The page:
Plant of the day: common nightshade

Solanum americanum

As a kid I called this plant deadly nightshade, which may be why it has always looked sinister to me. It likes to grow in shady places, where its white or purple flowers gleam like little stars. Solanum americanum twines its narrow stem up through bushes, or drapes over tree branches. The deep green leaves are arrow-shaped–like a weapon, or the head of a rattlesnake or pit bull. It may look pretty but its very outline says “don’t mess with me.”

Despite being in the same family as peppers, potatoes and tomatoes, nightshade is quite toxic. My childhood respect was well-founded; eating the unripe berries has been fatal to more hapless tots. But just how poisonous nightshade is can vary with population, environment, and the age of the plant. Farmers don’t like it because the berries can’t be separated from peas and some beans, it is resistant to some herbicides, and the vines can gum up the harvesting machinery as well (according to the CA Department of Food and Agriculture).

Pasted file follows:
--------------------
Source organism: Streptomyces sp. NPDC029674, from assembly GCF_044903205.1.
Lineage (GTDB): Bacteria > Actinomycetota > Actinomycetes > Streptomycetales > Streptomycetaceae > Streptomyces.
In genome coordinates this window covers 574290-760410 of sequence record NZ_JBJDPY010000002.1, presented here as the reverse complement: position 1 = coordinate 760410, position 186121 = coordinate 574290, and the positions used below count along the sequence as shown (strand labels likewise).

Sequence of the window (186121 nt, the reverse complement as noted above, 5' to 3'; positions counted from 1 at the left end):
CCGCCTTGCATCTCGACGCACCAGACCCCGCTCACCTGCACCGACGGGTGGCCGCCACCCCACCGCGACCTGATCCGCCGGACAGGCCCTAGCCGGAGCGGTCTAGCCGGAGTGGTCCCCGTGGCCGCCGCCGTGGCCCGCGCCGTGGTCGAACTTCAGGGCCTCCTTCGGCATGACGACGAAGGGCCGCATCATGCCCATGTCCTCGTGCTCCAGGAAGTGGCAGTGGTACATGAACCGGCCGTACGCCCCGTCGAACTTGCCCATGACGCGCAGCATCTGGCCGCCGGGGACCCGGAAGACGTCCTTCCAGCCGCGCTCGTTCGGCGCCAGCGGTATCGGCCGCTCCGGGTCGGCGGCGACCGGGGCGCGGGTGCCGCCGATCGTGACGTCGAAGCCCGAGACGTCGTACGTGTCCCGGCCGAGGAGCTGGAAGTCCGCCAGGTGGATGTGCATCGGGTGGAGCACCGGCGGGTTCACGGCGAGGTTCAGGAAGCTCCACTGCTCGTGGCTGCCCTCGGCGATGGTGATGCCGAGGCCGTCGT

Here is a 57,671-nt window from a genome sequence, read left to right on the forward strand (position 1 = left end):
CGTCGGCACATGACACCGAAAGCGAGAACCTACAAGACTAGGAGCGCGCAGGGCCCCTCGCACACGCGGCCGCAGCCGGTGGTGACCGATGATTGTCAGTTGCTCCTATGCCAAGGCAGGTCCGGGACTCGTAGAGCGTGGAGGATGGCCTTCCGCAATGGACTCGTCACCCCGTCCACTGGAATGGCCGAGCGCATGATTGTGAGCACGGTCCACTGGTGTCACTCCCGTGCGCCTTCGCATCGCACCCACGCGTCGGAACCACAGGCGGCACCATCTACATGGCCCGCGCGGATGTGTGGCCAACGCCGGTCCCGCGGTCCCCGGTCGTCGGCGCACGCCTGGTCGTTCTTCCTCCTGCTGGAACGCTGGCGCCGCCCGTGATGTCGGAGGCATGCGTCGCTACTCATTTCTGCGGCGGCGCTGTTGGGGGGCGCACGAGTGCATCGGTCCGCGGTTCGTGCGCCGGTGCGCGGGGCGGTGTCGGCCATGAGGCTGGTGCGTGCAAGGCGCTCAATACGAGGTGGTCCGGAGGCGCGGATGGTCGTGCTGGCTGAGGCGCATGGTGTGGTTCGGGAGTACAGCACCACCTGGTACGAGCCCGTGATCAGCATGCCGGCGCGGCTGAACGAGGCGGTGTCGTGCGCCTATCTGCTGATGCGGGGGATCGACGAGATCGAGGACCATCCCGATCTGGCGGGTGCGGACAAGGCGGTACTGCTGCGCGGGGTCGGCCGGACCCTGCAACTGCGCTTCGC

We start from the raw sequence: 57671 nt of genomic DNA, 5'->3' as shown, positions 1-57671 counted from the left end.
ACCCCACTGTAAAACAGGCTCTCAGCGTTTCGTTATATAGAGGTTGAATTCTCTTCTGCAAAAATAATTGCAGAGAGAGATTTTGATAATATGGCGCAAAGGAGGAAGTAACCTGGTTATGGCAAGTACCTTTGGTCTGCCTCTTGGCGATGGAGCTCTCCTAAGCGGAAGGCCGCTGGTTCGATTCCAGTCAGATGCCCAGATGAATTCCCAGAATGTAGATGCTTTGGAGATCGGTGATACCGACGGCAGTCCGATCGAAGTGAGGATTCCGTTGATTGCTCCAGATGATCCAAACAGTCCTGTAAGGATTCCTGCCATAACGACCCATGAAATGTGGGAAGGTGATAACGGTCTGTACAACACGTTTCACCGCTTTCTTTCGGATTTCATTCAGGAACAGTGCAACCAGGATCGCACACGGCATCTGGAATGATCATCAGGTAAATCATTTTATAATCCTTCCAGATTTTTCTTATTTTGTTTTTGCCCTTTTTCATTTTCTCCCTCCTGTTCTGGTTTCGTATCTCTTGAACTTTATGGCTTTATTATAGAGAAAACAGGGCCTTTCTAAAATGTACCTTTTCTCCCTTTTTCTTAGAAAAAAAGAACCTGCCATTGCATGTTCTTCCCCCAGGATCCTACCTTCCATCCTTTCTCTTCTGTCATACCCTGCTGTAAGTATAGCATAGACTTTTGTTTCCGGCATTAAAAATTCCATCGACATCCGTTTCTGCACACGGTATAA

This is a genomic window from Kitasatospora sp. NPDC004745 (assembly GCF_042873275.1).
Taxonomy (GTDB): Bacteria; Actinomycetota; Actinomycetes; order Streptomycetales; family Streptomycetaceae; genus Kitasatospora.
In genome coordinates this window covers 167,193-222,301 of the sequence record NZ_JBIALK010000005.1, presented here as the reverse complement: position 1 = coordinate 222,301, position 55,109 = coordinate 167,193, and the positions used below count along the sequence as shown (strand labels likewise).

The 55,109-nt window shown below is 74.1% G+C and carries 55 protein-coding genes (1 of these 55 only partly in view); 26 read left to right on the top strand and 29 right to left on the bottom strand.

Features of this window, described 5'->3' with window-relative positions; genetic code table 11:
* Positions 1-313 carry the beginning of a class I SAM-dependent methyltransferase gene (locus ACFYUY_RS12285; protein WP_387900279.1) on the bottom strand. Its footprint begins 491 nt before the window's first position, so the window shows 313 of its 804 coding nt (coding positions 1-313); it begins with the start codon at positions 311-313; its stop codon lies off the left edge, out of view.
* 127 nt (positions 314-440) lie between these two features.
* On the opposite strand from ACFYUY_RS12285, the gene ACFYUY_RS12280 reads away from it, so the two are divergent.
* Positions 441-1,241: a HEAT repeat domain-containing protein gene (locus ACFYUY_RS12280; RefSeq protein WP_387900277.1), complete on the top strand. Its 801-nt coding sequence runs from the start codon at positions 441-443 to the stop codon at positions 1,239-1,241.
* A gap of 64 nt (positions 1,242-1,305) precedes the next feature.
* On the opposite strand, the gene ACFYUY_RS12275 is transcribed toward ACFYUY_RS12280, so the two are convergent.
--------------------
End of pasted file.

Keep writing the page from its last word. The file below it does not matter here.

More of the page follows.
I’m not sure whether this is a plus or not, but nightshade also contains salasodine, a natural compound that is used in some countries to manufacture steroid hormones.

Common nightshade is considered native, but there is a chance that it was an early introduction from South America.

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Filed under Non-native, Plant of the day, Poisonous

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